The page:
Yes I remember Wobbler and Riparse too (I think) but none of the others. Another one that would have caused offence is Rubbernose. As with many of the best nicks the whole family could be known by the one nick-name. As For Molla, no-one would have dared to call him that to his face. You were sure to wake up with a crowd around you, if you ever woke up at all.
I think the problem with these nick-names is that so many of them were intended to be vulgar or insulting, and even the relatively innocuous ones (ten out of ten for spelling) were often hated by their owners. I know Homer Troy hated his nick as did my younger brother Bonzo. Few had the luxury of wearing their nick-name as a badge of honour, present company excepted I think (AckAck and Sharky both). As for your brother Martin, I don’t remember if he liked or loathed his nick but I can guess which.
Speaking of which you didn’t mention Martin serving mass in the Hoss but I’m sure I remember him rather than Joey, although Joey was probably just a bit before my time. I remember we were fiercely proud of the job we did in the Hoss chapel because we had none of the back-up the altar boys in the garrison church had. It was not uncommon to be serving mass in the Hoss completely on your jack, so you had to know all the moves and carry the whole performance on your own.
The other thing I remember is the legend of the ghost nurse who haunted the corridors. Making your way in along deserted corridors on dark winter mornings could strike fear into the heart of even the bravest of us.
Hi Carmel/Frank posting during the day while in work as we have installed the internet and during break am able to look into the site, but must enter as a guest. Frank to this day one would be wise not to call martin by his nick name as one would not wake up at all. does the name physchie ring a bell as the famous family were called. yes the nick names were slurs on peoples characters at the time often said in the heat of an argument and somehow stuck. and as previous stated people were known more so by nick name rather than their real names for the rest of their lives. bye for now keep well johnny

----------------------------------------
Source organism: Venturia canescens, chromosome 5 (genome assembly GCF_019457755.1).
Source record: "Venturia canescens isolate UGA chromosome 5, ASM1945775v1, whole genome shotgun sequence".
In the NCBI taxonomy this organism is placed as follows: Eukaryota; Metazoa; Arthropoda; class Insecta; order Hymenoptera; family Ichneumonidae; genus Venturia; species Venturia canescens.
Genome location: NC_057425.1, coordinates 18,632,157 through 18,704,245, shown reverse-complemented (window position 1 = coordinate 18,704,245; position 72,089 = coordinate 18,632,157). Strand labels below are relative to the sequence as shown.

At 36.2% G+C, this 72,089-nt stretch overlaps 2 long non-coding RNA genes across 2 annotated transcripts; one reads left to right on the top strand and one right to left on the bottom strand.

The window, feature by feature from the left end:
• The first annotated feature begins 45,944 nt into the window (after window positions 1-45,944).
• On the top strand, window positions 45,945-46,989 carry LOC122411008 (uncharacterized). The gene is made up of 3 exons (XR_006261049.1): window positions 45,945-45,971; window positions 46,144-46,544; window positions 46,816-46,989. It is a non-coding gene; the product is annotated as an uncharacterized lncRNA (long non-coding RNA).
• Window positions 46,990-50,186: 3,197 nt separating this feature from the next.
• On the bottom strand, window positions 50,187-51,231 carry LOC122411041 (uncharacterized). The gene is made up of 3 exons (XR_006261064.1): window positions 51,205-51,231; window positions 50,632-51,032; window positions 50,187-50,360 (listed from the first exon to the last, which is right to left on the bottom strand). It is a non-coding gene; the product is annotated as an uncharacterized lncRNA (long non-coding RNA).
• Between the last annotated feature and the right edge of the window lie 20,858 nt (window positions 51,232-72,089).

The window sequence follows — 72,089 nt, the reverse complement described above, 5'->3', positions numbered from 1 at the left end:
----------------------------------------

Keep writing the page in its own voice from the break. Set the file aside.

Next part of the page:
Hi all Seems like an eternity since I posted last This summer is very hectic for me as I am now nearly retired, and catching up on jobs that I intended to do 10 years ago, I have the back Garden finished now to my satisfaction and I a very pleased with the outcome. Glad to see that Frank O' Connor has rejoined us. Frank I can remember that your Dad Paddy had an aviary of sorts out your back and kept budgies therein, I was always delighted when I got the grand tour and was fascinated at feeding times when they fluttered and chirped for their supper, I even think that he bred some little chicks in that Aviary. Glad to see that we are all still celebrating birthdays on the Forum, at least we know that we are still alive. To any missed Birthdays since my last postings, a belated Birthday wish to you all. Since I last posted I have to inform of the death of my Sister in laws Husband Liam Marum, Marie Quinn's Husband who served in The Military Hospital as a Corporal, and spent the last Ten years of his service as Medical Corporal in the Big House of Corrections in Portlaoise. sadly Liam died on the 4th June at the age of 63, May he rest in Peace. Have to go an dust the Derby as I have an appointment in Ladbrookes for the Royal Ascot Races.three winners yesterday, so looking for a further few today. To all Forum members the best for now good tidings and hopefully have a good Summer Warm and Sunny. Kindest regards to you all. PS Johnny hope you have e few bob for September. Joey K (Kellogs)